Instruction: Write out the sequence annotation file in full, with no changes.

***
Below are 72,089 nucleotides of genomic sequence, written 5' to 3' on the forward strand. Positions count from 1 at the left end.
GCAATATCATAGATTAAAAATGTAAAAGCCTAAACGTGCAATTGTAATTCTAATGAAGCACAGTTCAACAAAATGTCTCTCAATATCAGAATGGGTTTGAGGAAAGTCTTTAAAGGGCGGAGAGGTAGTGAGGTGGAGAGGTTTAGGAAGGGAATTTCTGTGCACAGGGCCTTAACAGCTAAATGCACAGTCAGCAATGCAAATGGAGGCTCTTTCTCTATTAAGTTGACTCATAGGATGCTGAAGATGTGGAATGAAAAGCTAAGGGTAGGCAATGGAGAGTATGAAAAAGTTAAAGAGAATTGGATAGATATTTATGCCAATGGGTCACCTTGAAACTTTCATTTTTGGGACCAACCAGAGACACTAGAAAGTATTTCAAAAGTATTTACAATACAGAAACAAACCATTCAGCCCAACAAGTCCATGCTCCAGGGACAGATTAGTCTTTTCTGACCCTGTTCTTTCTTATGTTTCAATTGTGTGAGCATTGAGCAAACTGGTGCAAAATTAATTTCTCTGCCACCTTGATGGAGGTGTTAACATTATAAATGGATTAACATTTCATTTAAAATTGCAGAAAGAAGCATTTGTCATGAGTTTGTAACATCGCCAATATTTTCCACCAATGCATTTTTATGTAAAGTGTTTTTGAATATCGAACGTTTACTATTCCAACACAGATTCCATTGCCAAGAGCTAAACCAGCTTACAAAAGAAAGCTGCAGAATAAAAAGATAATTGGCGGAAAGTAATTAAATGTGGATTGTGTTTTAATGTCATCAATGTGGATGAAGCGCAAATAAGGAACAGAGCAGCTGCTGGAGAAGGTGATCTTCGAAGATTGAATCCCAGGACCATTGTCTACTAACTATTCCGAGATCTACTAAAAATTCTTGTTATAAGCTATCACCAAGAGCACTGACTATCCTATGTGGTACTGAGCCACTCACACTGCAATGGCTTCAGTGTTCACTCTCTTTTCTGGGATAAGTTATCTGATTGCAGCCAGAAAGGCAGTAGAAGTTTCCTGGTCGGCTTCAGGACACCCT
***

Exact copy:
Below are 72,089 nucleotides of genomic sequence, written 5' to 3' on the forward strand. Positions count from 1 at the left end.
GCAATATCATAGATTAAAAATGTAAAAGCCTAAACGTGCAATTGTAATTCTAATGAAGCACAGTTCAACAAAATGTCTCTCAATATCAGAATGGGTTTGAGGAAAGTCTTTAAAGGGCGGAGAGGTAGTGAGGTGGAGAGGTTTAGGAAGGGAATTTCTGTGCACAGGGCCTTAACAGCTAAATGCACAGTCAGCAATGCAAATGGAGGCTCTTTCTCTATTAAGTTGACTCATAGGATGCTGAAGATGTGGAATGAAAAGCTAAGGGTAGGCAATGGAGAGTATGAAAAAGTTAAAGAGAATTGGATAGATATTTATGCCAATGGGTCACCTTGAAACTTTCATTTTTGGGACCAACCAGAGACACTAGAAAGTATTTCAAAAGTATTTACAATACAGAAACAAACCATTCAGCCCAACAAGTCCATGCTCCAGGGACAGATTAGTCTTTTCTGACCCTGTTCTTTCTTATGTTTCAATTGTGTGAGCATTGAGCAAACTGGTGCAAAATTAATTTCTCTGCCACCTTGATGGAGGTGTTAACATTATAAATGGATTAACATTTCATTTAAAATTGCAGAAAGAAGCATTTGTCATGAGTTTGTAACATCGCCAATATTTTCCACCAATGCATTTTTATGTAAAGTGTTTTTGAATATCGAACGTTTACTATTCCAACACAGATTCCATTGCCAAGAGCTAAACCAGCTTACAAAAGAAAGCTGCAGAATAAAAAGATAATTGGCGGAAAGTAATTAAATGTGGATTGTGTTTTAATGTCATCAATGTGGATGAAGCGCAAATAAGGAACAGAGCAGCTGCTGGAGAAGGTGATCTTCGAAGATTGAATCCCAGGACCATTGTCTACTAACTATTCCGAGATCTACTAAAAATTCTTGTTATAAGCTATCACCAAGAGCACTGACTATCCTATGTGGTACTGAGCCACTCACACTGCAATGGCTTCAGTGTTCACTCTCTTTTCTGGGATAAGTTATCTGATTGCAGCCAGAAAGGCAGTAGAAGTTTCCTGGTCGGCTTCAGGACACCCT